Rebecca: So agriculture is globally the largest consumer of water so any kind of water stress or water scarcity is going to have an impact on agriculture so in a place like India for instance where we see significant pollution affecting available water sources there and ground water over use causing the ground water levels to get lower and lower so wells have to be drilled deeper and deeper, making them more expensive we then see the movement of people into the cities or urbanization as you mentioned. And this urbanization, you still have to feed those people but they are no longer growing their own crops so its either, you know, import food or continue to produce the same amount of agriculture, which then puts more strain on those water resources. In addition you have increased municipal demand and the infrastructure may not be adequate in that it might not be able to carry the amount of volume for these increased populations in urban areas. Or it may be old or poorly maintained, in which case you're losing more water than you're getting, at times.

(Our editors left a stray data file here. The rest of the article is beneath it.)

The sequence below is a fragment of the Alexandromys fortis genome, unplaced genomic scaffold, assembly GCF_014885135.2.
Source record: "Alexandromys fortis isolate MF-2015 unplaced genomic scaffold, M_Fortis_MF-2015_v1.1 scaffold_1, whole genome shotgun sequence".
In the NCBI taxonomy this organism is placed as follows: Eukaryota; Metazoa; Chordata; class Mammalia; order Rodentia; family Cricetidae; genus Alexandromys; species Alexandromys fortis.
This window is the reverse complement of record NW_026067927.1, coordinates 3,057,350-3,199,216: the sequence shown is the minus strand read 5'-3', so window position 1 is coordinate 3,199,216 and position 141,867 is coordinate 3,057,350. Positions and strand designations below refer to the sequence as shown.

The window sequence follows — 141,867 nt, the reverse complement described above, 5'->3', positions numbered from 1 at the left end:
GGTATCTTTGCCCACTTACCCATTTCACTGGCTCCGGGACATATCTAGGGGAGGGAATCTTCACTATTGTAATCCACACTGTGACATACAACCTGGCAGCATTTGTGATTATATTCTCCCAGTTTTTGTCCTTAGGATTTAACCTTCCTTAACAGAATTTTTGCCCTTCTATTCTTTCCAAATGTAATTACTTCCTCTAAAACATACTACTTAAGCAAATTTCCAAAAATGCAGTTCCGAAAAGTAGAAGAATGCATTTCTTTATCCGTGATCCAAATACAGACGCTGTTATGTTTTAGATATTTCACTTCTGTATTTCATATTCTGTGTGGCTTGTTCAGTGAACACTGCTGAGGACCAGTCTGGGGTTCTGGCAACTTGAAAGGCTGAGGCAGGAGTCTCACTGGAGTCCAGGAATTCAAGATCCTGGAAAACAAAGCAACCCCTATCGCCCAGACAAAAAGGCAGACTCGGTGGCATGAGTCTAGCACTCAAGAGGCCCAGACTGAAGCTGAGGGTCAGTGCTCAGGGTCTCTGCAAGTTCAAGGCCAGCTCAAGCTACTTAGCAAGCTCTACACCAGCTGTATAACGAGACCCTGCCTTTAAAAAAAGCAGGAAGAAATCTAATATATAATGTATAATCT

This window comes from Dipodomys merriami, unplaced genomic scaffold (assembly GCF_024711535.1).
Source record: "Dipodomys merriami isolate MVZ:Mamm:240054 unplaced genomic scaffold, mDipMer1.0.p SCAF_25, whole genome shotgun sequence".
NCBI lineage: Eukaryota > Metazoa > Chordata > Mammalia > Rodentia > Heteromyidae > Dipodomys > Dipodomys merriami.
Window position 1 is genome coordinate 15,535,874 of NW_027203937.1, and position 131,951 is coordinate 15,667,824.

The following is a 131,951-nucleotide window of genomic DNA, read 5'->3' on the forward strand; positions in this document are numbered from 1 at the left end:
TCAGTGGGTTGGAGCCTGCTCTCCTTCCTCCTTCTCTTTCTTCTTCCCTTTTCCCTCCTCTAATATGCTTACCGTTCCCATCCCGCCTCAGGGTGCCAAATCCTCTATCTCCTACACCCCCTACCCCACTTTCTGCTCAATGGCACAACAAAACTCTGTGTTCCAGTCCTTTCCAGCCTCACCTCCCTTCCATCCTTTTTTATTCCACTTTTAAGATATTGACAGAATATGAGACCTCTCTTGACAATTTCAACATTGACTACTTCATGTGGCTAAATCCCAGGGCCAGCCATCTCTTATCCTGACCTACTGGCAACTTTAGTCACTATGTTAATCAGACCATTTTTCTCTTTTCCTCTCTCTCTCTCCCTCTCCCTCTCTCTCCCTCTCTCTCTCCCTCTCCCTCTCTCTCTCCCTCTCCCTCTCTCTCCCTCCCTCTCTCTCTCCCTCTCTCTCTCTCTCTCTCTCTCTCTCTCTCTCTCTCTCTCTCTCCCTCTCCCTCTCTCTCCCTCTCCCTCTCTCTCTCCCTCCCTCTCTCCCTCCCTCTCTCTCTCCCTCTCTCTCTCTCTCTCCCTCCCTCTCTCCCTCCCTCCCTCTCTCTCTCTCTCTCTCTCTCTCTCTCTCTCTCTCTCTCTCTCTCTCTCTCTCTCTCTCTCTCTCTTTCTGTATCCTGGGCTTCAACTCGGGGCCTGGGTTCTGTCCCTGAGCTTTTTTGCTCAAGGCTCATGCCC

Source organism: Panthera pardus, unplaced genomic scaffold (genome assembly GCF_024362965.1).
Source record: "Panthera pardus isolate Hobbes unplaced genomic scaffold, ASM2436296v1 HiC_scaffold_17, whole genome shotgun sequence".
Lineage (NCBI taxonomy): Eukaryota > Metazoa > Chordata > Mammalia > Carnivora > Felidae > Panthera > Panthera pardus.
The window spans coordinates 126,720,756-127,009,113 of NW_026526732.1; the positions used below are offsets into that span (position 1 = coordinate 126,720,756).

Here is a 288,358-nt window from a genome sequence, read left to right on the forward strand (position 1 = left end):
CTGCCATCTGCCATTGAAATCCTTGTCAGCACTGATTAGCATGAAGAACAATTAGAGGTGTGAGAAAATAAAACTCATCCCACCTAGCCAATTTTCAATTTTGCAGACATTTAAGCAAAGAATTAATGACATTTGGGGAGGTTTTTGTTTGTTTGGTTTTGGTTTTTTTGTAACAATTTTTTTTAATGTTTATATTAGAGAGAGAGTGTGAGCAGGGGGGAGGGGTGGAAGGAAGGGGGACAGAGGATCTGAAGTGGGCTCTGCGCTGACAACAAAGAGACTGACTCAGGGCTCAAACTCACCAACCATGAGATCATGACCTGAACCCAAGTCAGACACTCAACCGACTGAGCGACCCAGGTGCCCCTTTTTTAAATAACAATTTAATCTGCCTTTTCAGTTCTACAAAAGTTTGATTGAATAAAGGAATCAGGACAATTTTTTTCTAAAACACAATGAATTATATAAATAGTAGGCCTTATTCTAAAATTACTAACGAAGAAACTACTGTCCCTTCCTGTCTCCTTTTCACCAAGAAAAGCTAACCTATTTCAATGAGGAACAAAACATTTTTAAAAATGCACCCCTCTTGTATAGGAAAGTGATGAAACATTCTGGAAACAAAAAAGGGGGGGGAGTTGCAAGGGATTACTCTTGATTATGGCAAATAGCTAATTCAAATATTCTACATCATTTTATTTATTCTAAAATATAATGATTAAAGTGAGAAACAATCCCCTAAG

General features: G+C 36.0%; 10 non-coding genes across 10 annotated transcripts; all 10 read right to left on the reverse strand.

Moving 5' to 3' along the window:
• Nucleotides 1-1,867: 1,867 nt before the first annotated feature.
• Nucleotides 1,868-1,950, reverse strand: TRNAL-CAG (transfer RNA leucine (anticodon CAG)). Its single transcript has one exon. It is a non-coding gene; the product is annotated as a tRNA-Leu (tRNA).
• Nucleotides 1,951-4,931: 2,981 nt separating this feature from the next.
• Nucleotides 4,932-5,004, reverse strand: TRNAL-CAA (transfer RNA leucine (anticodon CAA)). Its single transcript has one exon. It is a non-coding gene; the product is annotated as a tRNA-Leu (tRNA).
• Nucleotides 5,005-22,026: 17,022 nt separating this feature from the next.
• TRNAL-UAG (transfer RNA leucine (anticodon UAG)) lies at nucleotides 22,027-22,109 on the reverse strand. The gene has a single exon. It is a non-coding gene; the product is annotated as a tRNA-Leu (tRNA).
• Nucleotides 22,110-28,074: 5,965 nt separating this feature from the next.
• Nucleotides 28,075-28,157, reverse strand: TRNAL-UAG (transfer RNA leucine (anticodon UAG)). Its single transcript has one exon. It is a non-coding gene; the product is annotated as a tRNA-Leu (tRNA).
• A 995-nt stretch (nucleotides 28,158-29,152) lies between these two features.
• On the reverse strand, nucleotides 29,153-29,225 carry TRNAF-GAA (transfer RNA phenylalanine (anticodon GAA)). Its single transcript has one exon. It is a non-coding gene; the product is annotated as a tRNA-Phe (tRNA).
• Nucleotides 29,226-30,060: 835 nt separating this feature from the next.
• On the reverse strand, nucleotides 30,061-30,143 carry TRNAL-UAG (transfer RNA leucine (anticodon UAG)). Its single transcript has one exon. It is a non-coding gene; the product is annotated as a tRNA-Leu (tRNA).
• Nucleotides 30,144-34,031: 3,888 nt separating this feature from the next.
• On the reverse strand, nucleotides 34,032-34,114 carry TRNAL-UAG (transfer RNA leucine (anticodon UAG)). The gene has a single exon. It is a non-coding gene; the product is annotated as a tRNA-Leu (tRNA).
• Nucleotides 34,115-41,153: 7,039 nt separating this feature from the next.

David: The implications are many. I'm really looking forward with you as we fold this project out. I know our readers will appreciate the effort as well. So please join us here at Stratfor to read more about the geopolitics of water.